ASLEF drivers have accepted a proposed resolution to the long-running dispute with Southern Railways.
In total, 731 (79.1%) voted Yes in answer to the question ‘Do you accept the proposed agreement between GTR and ASLEF?’ while 193 (20.9%) said no. This was on an 87.1% turnout.
ASLEF General Secretary Mick Whelan said: “Our members on Southern, after careful consideration and long and hard negotiations, have voted to accept this resolution to our industrial dispute with the company. We are pleased with a resolution which, we believe, works for the staff and the company, and we now look forward to working with Southern Rail to restore good industrial relations and deliver the service passengers in the region deserve.
“The agreement means we will have a second safety-trained person on every train covered by this agreement except in exceptional circumstances. That person will have all the relevant safety competence - including the skills to evacuate passengers in an emergency.
“The agreement also confirms the terms and conditions under which our members at Southern are employed.
“And the agreement gives our drivers the security of a five-year pay deal, which covers the October 2016, 2017, 2018, 2019 and 2020 pay settlements, through to the end of the franchise.”
ASLEF said the resolution accepted applies only to Southern and that operator.
Whelan added: “It’s important to stress that this deal is company-specific, and does not have implications for any other train operating company on Britain’s railway network.”
Govia Thameslink Railway Chief Operating Officer Nick Brown said: “This dispute has been difficult for our passengers in particular, and we are pleased that we can now move ahead and deliver stability by finally concluding this deal with ASLEF.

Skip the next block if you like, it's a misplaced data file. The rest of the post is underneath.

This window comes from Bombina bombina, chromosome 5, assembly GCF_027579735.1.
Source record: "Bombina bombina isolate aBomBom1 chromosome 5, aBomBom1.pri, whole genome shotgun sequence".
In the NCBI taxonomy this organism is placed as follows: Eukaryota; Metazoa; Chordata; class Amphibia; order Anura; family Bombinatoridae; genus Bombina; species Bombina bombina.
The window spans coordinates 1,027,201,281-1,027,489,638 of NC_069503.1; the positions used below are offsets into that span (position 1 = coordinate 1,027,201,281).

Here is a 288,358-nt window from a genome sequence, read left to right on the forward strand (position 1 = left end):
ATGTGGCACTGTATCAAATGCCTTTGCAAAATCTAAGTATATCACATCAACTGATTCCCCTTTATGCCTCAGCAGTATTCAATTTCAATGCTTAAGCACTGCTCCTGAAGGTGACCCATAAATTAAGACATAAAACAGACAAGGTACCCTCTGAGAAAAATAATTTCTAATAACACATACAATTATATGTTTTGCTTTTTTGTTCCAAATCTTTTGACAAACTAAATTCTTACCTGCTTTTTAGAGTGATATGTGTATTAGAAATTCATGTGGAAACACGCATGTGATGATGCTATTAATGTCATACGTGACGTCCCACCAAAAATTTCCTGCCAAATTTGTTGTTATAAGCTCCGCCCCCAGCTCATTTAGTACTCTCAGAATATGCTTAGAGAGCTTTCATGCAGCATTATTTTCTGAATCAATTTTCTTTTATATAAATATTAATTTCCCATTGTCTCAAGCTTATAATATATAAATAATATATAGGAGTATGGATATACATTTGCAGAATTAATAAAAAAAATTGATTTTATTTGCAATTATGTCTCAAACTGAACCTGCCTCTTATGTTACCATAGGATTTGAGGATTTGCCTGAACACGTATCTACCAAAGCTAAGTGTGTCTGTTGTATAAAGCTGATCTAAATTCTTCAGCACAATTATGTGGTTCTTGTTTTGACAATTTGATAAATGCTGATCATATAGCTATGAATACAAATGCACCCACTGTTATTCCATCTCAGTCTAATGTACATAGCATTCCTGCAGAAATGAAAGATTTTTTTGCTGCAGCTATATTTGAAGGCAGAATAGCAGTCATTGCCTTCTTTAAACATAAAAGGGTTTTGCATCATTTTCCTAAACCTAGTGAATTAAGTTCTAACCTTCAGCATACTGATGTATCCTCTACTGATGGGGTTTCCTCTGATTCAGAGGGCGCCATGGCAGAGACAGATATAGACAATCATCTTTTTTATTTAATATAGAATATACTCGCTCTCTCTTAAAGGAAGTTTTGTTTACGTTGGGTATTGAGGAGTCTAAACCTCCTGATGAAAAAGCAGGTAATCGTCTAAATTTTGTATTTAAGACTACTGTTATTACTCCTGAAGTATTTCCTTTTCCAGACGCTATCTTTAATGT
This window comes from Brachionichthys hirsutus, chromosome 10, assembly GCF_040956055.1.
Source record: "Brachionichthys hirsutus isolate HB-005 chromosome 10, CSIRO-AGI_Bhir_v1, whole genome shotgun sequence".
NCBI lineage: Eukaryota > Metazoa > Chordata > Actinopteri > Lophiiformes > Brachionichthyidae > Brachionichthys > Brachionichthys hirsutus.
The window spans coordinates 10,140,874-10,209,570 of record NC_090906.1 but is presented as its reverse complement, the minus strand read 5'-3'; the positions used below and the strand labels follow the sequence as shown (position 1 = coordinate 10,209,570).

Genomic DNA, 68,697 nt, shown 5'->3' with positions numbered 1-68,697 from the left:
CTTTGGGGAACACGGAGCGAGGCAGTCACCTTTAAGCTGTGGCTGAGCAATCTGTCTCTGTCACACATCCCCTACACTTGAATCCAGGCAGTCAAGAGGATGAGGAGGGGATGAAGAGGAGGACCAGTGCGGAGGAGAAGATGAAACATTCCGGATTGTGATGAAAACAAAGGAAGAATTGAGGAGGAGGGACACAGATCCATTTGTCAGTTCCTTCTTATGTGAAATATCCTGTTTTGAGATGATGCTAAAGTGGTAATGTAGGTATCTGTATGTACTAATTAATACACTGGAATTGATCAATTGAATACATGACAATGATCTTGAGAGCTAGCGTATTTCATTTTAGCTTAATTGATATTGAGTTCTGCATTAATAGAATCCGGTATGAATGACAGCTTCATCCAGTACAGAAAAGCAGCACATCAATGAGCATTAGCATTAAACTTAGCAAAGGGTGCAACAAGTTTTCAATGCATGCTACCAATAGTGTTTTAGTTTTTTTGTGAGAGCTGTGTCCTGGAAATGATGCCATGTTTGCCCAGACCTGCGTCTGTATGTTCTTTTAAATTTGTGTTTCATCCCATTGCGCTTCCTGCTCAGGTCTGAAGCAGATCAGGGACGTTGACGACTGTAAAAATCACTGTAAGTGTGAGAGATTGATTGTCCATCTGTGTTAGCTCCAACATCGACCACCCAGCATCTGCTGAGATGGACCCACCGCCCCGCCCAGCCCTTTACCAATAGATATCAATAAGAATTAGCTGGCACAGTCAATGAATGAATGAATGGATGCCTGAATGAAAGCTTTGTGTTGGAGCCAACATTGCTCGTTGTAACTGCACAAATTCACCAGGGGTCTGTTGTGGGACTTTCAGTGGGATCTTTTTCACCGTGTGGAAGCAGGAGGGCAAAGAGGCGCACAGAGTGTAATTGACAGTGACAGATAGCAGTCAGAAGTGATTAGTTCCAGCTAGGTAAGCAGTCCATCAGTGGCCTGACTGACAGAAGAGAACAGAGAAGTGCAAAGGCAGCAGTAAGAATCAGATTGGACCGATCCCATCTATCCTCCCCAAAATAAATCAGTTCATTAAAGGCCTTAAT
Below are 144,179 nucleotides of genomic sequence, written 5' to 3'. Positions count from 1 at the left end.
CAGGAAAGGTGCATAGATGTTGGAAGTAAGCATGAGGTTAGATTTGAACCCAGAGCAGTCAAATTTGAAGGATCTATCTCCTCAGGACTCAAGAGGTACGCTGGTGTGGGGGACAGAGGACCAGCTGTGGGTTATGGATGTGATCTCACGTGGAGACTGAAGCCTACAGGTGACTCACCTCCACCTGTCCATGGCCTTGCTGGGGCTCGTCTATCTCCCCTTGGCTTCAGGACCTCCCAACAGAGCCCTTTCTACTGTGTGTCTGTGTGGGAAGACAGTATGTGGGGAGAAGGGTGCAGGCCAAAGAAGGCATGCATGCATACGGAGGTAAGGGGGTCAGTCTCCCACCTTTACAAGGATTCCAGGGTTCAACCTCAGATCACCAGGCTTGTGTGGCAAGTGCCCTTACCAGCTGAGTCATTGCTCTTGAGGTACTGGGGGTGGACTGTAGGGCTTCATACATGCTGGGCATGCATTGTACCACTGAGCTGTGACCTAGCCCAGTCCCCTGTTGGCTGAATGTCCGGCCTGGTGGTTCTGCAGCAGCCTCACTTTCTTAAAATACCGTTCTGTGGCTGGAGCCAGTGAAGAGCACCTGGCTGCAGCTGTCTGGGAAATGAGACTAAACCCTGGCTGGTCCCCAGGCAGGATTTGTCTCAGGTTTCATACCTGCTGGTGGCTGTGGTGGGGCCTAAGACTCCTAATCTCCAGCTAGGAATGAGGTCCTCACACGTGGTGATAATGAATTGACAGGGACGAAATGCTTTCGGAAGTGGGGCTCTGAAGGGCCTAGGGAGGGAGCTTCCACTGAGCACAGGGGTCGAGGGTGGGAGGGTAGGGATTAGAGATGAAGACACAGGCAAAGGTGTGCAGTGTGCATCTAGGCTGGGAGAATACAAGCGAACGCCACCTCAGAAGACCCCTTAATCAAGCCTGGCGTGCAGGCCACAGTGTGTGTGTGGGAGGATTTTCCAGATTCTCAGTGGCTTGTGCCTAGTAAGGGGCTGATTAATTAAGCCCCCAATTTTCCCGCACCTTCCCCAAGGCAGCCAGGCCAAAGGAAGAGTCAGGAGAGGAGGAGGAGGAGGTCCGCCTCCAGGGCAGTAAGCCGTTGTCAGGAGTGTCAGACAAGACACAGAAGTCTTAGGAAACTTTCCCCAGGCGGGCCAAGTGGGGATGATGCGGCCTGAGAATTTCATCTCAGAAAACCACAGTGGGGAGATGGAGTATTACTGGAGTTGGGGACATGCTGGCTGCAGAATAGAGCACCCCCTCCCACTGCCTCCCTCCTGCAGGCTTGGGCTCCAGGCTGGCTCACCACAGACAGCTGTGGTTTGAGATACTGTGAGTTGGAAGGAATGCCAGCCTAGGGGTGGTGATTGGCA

“Our trains will be planned to have a second person on board, and this has been the arrangement we have operated over the last year. More on-train staff are on more trains with more passengers than ever before. The on-board service concept has been welcomed by our passengers across the board.
“Should, in certain circumstances, a train not have that second person on board then it will still be able to run until a replacement can be provided. Avoiding cancellations is key to us delivering a resilient and reliable service across the busiest and most congested part of the UK rail network.”
RMT General Secretary Mick Cash said: “This shoddy deal, sponsored by Theresa May and Chris Grayling, extends and institutionalises discrimination against disabled and older people.
“Where once such passengers who required assistance were guaranteed a second member of staff to assist, a new clause in this deal deliberately sets out how, where there is no on-board supervisor, the driver will knowingly have to leave such passengers stranded on trains and stations. That is frankly appalling.”
- For more on this story, see RAIL 840, published on December 6.